AMERICAN IDIOT is (at least according to Jeff) to 2010 what HAIR was to the 1960’s and what RENT was to the 1990’s; a hard hitting musical about the trials and tribulations of youth. Cathy agrees with this with one major caveat - she feels it lacked the emotion its forerunners had. Back to this show: Johnny, Will and Tunny, played respectively by Gallagher, Esper and Sands, are three young men who are best friends and embark upon life taking very different paths. Will finds out that his girlfriend is pregnant and he cannot join his friends; he spends almost the entire show sitting on a couch singing and smoking from a bong. Tunny joins the army and is sent overseas to fight; he spends most of the show in a hospital bed, although the dream sequence where he flies through the air with his army girlfriend was pretty cool. Johnny runs away and keeps on running while doing serious drugs. He is actually the American Idiot, who destroys his relationship with Whatsername (usually played by Rebecca Naomi Jones). Johnny is drawn on and off to an androgynous character named St. Jimmy, played by Tony Vincent. Although not obvious, it seems that Johnny goes back and forth between Whatsername and St. Jimmy. Whatsername leaves Johnny; Will’s girl leaves him, baby in tow and Tunny and his girlfriend stay together. The three guys eventually settle into normalcy and eventually return home and reunite.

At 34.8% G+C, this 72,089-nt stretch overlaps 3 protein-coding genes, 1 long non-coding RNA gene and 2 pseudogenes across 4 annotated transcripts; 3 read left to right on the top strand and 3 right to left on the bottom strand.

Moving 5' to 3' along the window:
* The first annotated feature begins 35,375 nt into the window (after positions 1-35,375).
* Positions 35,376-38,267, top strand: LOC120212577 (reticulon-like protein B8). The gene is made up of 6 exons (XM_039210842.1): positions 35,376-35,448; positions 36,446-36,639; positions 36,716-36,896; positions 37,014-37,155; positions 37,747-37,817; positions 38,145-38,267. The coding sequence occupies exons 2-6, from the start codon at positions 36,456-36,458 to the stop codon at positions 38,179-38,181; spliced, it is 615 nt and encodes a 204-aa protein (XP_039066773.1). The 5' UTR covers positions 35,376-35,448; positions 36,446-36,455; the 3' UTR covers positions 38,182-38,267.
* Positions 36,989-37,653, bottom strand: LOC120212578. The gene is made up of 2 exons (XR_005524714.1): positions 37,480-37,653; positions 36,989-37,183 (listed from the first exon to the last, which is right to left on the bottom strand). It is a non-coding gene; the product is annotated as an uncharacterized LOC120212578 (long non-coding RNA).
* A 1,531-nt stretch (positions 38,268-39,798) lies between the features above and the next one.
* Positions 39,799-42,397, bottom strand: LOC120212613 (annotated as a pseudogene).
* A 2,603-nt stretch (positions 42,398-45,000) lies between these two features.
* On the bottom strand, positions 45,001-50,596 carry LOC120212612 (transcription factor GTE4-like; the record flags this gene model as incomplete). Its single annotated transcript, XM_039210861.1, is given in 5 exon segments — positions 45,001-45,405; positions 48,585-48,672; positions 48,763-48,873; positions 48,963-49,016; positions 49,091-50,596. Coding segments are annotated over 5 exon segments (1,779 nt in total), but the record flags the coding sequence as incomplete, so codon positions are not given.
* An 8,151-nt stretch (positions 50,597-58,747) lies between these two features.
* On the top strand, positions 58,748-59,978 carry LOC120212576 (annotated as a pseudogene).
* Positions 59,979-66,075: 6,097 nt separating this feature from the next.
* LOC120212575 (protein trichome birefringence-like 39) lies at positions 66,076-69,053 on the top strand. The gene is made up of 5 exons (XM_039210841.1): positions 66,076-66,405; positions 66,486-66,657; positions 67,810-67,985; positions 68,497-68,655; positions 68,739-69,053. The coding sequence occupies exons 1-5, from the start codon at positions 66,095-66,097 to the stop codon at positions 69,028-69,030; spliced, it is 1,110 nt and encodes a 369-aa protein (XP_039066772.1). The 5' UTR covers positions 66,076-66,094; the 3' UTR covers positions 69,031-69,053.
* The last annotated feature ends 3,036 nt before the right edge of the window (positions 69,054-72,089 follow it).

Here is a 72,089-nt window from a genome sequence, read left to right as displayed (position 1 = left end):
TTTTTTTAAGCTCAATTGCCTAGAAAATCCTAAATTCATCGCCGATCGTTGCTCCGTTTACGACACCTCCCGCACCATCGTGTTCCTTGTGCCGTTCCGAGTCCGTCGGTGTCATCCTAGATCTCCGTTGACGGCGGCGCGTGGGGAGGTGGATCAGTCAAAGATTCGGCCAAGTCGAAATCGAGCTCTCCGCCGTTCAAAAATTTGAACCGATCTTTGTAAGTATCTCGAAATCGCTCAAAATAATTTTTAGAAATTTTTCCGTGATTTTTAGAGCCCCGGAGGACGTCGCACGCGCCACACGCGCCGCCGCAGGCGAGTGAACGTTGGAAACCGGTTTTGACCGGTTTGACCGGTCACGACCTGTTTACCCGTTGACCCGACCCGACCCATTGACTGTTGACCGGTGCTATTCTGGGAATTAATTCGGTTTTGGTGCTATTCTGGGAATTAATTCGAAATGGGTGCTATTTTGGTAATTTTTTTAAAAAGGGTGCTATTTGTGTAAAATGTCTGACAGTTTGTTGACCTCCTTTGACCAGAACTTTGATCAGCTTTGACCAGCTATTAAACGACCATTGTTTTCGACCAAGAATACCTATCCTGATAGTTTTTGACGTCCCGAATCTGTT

Interesting to watch the differences over forty plus years (HAIR, RENT & AMERICAN IDIOT) and even more interesting to note the recurring themes; desire to break away from parents, sex, drugs, rock & roll, more sex, more drugs & more rock & roll, war, protesting war, return to normalcy.

AMERICAN IDIOT is quite loud with lots of flashing lights, an electric performance one might say, although the other may say “boring” despite the loud noise, music and lights. Nice that we disagree so amicably.

NEXT UP: THE 2010 AMERICAN THEATRE WING TONY AWARDS (unless we manage to see something else between now & June 13th).

Tuesday, May 18, 2010